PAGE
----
All well and good, you may say. But you’ve never baked with a whole pumpkin before. Don’t worry, I anticipated this. I’ll let you in on one of my super secret pumpkin recipes. It’s unbelievably easy to make the best pumpkin pie ever, and if you don’t happen to have one of these delicious miracles of nature available right now, we at York Durham Headwaters encourage you to visit your nearest on-farm market and pick one up today.
Katherine’s Best Pumpkin Pie Ever
Part 1: Roasted Pumpkin Puree
- Preheat your oven to 350 degrees F.
- Cut the stem off your small pie pumpkin by inserting a sharp knife into the top and carving a circle (I prefer a serrated steak knife).
- Cut your pumpkin in half, and scoop out the pulp and seeds; reserve seeds for brining and roasting.
- Place your pumpkin halves cut-side down on a baking tray lined with aluminum foil, and bake for 40 to 50 minutes, or until the flesh is soft. You can check this by piercing the top of the shell with a fork. If it goes through easily, your pumpkin is roasted.
- Remove your baking tray from the oven and let the pumpkins cool. Once cool, scrape out the roasted meat.
- Using an immersion blender, regular blender, or food processer, puree your roasted pumpkin pulp which can now be used in soups, pies and other awesome culinary creations.
Part 2: Mmmmmm, Pie!
You will need one oven-safe pie plate (I love deep dishes) and one uncooked pie shell, bottom only.
together the following until smooth like soup:
- 3 cups roasted pumpkin puree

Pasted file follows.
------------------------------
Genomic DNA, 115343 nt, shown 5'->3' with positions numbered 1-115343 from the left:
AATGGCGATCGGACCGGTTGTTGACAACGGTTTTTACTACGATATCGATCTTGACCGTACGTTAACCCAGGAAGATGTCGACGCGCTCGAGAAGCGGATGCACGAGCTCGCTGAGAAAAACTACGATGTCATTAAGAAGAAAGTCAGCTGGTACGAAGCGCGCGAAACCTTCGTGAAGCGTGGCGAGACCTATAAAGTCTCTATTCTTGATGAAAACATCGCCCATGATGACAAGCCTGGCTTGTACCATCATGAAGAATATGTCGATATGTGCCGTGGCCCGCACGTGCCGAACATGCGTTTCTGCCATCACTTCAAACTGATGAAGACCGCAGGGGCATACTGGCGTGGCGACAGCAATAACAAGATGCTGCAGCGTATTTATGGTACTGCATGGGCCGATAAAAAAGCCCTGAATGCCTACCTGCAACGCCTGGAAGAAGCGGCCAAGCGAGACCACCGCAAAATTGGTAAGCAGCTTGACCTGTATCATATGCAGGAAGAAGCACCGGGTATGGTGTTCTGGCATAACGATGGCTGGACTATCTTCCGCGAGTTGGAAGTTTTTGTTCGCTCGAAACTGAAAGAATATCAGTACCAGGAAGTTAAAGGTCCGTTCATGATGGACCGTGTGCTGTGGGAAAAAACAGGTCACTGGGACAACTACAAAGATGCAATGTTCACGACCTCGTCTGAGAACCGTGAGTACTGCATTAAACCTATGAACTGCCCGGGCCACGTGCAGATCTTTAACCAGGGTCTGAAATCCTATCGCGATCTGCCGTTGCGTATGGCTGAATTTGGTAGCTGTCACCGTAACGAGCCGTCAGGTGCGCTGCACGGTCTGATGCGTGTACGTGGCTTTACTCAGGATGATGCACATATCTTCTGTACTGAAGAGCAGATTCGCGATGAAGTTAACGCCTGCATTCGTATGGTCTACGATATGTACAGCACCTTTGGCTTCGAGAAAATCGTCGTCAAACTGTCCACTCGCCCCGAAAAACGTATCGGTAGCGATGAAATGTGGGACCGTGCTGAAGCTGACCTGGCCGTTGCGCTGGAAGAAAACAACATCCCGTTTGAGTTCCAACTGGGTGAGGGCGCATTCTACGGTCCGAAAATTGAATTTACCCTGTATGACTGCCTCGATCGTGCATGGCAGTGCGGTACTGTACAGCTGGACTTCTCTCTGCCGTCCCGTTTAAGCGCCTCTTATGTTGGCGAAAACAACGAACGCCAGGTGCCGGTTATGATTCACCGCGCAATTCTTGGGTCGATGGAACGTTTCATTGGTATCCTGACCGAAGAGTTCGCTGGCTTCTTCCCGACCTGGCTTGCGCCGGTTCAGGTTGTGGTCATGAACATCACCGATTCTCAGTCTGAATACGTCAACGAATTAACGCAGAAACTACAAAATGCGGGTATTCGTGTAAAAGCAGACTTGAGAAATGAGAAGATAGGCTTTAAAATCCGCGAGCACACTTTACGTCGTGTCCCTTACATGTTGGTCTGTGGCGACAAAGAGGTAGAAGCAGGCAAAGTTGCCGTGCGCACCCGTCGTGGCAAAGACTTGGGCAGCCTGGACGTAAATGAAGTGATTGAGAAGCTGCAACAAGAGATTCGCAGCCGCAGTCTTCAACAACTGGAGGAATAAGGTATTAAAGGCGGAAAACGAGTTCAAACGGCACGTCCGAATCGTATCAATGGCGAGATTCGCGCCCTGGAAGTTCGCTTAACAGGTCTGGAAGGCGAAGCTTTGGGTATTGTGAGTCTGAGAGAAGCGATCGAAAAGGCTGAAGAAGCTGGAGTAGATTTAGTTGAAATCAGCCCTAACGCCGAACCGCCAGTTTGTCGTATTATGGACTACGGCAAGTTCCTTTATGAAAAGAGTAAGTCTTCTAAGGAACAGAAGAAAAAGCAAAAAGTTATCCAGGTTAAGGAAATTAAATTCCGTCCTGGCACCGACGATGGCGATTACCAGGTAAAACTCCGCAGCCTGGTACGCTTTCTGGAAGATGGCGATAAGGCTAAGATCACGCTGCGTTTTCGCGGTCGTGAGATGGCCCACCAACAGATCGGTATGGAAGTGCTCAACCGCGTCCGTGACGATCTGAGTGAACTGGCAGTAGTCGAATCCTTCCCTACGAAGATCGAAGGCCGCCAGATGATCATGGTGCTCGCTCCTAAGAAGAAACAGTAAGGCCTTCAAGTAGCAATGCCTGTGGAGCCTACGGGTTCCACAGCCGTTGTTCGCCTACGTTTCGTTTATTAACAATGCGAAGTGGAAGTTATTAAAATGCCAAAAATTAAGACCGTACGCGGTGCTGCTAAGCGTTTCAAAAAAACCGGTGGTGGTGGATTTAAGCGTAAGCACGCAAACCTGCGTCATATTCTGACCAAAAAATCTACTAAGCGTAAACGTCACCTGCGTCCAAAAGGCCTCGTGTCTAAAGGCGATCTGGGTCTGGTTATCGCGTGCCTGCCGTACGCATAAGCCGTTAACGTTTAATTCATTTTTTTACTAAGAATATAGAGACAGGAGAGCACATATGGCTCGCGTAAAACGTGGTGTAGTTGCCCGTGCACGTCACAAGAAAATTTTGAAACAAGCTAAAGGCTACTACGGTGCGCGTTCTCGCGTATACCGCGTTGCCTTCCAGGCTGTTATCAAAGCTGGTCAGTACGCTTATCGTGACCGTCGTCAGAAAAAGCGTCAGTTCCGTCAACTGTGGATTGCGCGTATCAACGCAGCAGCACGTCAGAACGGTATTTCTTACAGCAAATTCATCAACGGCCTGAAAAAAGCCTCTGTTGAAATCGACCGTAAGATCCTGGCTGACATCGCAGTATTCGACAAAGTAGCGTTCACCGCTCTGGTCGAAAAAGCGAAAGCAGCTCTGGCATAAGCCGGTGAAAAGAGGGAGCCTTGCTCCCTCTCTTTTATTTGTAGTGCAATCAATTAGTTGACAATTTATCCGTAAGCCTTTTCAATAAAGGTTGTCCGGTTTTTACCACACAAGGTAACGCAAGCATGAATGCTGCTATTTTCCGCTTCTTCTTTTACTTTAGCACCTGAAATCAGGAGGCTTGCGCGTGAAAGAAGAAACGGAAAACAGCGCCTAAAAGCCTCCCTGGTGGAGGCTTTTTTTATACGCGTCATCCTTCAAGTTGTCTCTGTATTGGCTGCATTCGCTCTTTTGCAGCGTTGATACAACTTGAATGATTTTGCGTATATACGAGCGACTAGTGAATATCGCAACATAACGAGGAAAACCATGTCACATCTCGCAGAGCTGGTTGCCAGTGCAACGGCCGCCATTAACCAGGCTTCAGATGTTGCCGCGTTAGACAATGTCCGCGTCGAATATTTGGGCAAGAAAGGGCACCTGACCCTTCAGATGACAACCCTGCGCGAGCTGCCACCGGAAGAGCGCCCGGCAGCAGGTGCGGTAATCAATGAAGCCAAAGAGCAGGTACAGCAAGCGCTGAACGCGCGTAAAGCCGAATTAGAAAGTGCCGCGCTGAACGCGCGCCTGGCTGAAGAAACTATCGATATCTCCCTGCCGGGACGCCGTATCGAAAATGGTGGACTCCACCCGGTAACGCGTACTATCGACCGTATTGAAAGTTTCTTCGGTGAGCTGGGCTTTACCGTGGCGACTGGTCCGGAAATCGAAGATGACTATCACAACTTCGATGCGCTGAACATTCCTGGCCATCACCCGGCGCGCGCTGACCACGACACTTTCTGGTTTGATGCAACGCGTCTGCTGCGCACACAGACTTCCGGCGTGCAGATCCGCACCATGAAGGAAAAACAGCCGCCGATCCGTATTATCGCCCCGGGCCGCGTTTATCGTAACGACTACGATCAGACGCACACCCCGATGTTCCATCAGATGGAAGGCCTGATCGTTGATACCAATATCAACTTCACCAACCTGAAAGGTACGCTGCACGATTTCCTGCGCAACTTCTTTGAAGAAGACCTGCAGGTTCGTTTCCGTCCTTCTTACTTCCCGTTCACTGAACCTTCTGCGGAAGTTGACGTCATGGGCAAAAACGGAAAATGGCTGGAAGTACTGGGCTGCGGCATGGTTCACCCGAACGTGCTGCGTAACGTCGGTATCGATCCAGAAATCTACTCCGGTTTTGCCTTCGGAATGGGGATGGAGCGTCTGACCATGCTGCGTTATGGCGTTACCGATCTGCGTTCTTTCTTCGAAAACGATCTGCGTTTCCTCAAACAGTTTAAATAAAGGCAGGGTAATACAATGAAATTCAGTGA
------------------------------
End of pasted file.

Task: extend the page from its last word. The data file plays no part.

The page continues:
- 1 1/2 cups evaporated milk (skim or whole fat is your choice)
- 4 eggs (we recommend farm fresh from one of our YDH family farms)
- 1/2 cup white granulated sugar
- 1/3 cup firmly packed dark brown sugar
- 1 1/2 tsp ground cinnamon
- 1 tsp ground cloves
- 1 tsp ground allspice
- 1/2 tsp ginger
- 1/2 tsp nutmeg
- 1/2 tsp vanilla extract
- 1/2 tsp salt
- Preheat your oven to 425 degrees F. Place your pie shell into your pie plate, then pour your soupy pumpkin mixture into the pie shell until it almost reaches the top – you just need to make sure you can carry it to the oven without spilling it.
- Bake at 425 degrees F for 15 minutes, then reduce your oven’s temperature to 350 degrees F and bake for another 45 to 60 minutes. Your pie will be done when you can insert a knife in the centre and it comes away clean. Note: Your pie filling will puff up like a souffle a bit. Don’t worry, it will settle down once you remove your pie from the oven and it cools.
Our local on-farm markets have lots of great ideas for recipes, and many of them bake their own treats onsite. If we’ve convinced you to eat your mini pumpkins—whether because you’re done with them after Halloween, or whether because, hey, pumpkin is just awesome—head into YDH farm country today and get started. Want to know where to find some of our on-farm markets? Check out these links:
Story by Katherine Ryalen